The line followed some corners and grooves before exiting through a small roof. It was definitely a bit of a shock to the system to be scratching around for gear placements, trusting the axes on small edges and bits of turf. The exit move took me a while to work out but then found a wee hole in the rock and manged to get a stein pull (upside down axe), which allowed me to reach past a baggy crack. I called the route Punching Numbers and gave it VI, 7.
|Myself on Punching Numbers.|
Photo; Gav Swinton
What has really struck me whilst climbing in Scotland this winter is how quickly the conditions can change. One day they can be really good then the next day everything can be totally stripped. I knew this happens but I suppose I've just not witnessed it for a while. I've had a few trips up north, only to walk in have a look around and walk back out again.
|Gav following on the first pitch of Fluted Buttress Direct.|
I got another fun day out with Gav just before xmas. We climbed the classics Fluted Buttress Direct IV,5, In Coire an t'Sneachda, Then afterwards wondered over and climbed Aladin's mirror direct IV,4.
|Gav on the second pitch of Fluted Buttress Direct.|
The best climbing I've done so far this season was just after Christmas. Dougie, Adam and myself went up to Glencoe for a few days climbing. Dougie has a van that can sleep 3 folk, so it's pretty handy for wee trips like that. The first day we headed up very early to the lost valley buttress to climb Neanderthal VII,7. I had never been up there and had wanted to climb this route for a while. The weather was perfect but really cold. The route mainly consists of 3 pitches. Dougie went first which was easy to start with but then finished with a thin traverse.
|Dougie on the first pitch of Neanderthal.|
|Adam at the crux traverse on the first pitch of Neanderthal.|
I got the second pitch after loosing a game of RPS (rock, paper, scissors) with Adam. To be honest though, I'm pretty thankful. Still got a few more routes to do around grade 7 to get my head comfortable. I feel strong enough for them, it's just trusting my placements and moving more quickly that I need to work on. Anyways. I climbed the second pitch which started with a techy slab, and then finished up a groove/corner.
|Myself on the second pitch of Neanderthal.|
Photo; Adam Russell
|Dougie seconding the 2nd pitch of Neanderthal.|
Adam was up next with the crux pitch. It consisted of a corner to start with, then a climb up and across a wall to below a step. Above the step was ice which made the exit very pumpy. He took his time but did an amazing job of not giving up and finding enough gear to protect him. We finished up in the dark and ran back down to Glen Coe for some food and beer at the Clachaig.
|Smiles all around at the belay. Even from Adam!|
|Adam starting up the last pitch on Neanderthal.|
|Adam working his way up the crux pitch of Neanderthal.|
|The belayer must be protected at all times!|
|Happy lads at the top.|
The next day wasn't quite as a early start, but the energy within us all was very low from yesterdays climbing. We slowly got the gear together and made our way up the path to Stob coire an lochan. Once we arrived at the crag though, the spirits started to lift. Even though it was still billy baltic. We decided to take it a wee bit easier than yesterday so went for Chimney Route VI,6. Dougie and Adam had tried it last year but bailed on the first pitch. Adam went for the first pitch, as he wanted to finish it off. It's a really fun pitch that climbs a very obvious chimney line, and you can back and foot most of the way up. Though there is a tough move pulling over a bulge half way up.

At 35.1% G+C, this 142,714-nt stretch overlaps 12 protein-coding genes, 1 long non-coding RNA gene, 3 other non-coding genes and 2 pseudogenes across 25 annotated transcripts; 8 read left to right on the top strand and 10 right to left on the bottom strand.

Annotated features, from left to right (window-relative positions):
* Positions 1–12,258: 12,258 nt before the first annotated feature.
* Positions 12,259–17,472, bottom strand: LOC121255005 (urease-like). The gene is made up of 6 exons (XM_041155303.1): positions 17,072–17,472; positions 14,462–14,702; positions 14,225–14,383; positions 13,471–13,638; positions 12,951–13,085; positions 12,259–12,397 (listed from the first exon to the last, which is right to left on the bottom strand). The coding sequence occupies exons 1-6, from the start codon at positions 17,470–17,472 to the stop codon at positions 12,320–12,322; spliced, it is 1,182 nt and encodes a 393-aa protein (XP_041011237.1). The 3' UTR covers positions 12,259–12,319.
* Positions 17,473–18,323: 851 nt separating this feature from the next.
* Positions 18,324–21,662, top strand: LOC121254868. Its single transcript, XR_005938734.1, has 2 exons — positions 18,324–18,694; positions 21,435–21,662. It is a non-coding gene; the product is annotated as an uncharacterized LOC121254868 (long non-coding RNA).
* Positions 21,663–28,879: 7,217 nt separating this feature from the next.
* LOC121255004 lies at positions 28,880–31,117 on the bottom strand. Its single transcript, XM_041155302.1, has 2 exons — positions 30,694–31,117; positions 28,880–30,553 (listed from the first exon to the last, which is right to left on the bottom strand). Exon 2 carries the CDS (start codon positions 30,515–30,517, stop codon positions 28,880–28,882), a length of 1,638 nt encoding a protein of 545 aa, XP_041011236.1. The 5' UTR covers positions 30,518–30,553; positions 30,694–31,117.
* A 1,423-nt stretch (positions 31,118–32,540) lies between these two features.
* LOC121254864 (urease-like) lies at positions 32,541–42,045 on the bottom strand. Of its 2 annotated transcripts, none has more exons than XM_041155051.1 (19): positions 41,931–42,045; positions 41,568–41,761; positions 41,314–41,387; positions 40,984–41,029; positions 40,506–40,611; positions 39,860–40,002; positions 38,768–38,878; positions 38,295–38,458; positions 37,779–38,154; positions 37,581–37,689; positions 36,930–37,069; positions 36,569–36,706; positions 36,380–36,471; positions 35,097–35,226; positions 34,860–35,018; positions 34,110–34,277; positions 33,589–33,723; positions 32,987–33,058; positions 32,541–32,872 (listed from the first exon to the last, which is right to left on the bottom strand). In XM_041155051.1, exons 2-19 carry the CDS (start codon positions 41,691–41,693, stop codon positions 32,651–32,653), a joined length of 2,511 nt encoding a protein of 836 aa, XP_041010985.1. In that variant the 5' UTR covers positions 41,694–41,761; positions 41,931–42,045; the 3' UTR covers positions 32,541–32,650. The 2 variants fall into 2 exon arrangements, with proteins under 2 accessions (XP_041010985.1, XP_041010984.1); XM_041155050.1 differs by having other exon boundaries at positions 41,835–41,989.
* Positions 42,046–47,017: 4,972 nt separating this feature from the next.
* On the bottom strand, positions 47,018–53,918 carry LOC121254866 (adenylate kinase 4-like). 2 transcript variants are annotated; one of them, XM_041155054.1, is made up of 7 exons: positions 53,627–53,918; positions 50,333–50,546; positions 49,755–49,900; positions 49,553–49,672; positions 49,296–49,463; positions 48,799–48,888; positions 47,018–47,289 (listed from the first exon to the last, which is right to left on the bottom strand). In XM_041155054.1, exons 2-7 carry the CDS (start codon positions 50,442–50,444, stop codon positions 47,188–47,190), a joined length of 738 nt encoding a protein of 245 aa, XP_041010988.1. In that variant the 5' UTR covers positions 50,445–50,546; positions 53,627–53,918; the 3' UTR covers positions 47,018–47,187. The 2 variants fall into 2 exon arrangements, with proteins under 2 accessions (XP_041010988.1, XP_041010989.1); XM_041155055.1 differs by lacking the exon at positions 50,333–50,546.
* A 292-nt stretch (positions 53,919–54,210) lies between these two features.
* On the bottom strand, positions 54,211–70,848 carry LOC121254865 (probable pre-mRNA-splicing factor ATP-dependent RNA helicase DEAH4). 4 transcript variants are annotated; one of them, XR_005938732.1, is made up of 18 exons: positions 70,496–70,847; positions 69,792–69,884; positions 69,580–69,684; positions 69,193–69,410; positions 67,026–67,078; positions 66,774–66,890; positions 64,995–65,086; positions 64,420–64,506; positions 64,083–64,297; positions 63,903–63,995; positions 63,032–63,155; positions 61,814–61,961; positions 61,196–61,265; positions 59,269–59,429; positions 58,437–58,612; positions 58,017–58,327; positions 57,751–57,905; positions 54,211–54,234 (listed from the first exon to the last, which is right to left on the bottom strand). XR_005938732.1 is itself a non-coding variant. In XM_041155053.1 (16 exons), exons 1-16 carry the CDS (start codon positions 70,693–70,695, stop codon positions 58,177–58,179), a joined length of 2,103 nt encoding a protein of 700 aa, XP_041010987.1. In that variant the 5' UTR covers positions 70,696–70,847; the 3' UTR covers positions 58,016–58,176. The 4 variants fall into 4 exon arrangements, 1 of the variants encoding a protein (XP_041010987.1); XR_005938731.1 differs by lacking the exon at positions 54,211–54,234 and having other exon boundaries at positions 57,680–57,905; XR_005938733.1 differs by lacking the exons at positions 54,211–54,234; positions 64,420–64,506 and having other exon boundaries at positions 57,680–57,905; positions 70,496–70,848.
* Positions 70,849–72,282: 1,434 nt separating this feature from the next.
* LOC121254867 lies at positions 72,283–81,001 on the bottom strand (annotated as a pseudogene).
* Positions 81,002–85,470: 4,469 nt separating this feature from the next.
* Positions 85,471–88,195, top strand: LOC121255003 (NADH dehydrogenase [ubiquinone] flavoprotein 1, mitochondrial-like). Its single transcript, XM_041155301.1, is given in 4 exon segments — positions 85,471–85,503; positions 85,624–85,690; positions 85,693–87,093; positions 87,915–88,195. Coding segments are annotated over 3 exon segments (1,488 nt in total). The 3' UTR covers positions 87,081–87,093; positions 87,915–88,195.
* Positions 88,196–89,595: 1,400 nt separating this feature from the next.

|South buttress of Stob Coire nan Lochan.|
Adam and Dougie on Chimney Route in the center of the pic.
|I'm in there somewhere...|
Photo; Adam Russell
Dougie took on the second pitch which climbed mostly on turf, but had a wee corner move at the bottom. I then had the last pitch which goes up this very obvious tight squeeze directly above the belay, followed by a chimney with amazing hooks. From there it's easy ground to the top.
|Dougie on the 2nd pitch of Chimney Route.|
|Adam exiting the chimney on the 3rd pitch.|
A quick bum-slide back down Broad Gully brought us to the gear. Then a run down the steep path back to the car and once again to the Clachaig for chili and a pint. We did plan to stay up for a few more days over the New Year period, but unfortunately the weather wasn't too good.
|Looking out to Church door crag from the top of Stob Coire nan Lochin.|
One thing I'm loving about climbing is Scotland just now is re-discovering all these amazing areas. Also I'm loving the views. I think I prefer the look of these more friendlier rounded hills as apposed to the spiky ones of the Alps. :)
Am really enjoying being back in Scotland. I've missed all the wee things that make Scotland a very unique place. Whether it be the weather, the language, the diet or the junkies walking past me in the streets! I'm really looking forward to what the rest of the season is going to hold, but now it's time to get the new years diet and training underway!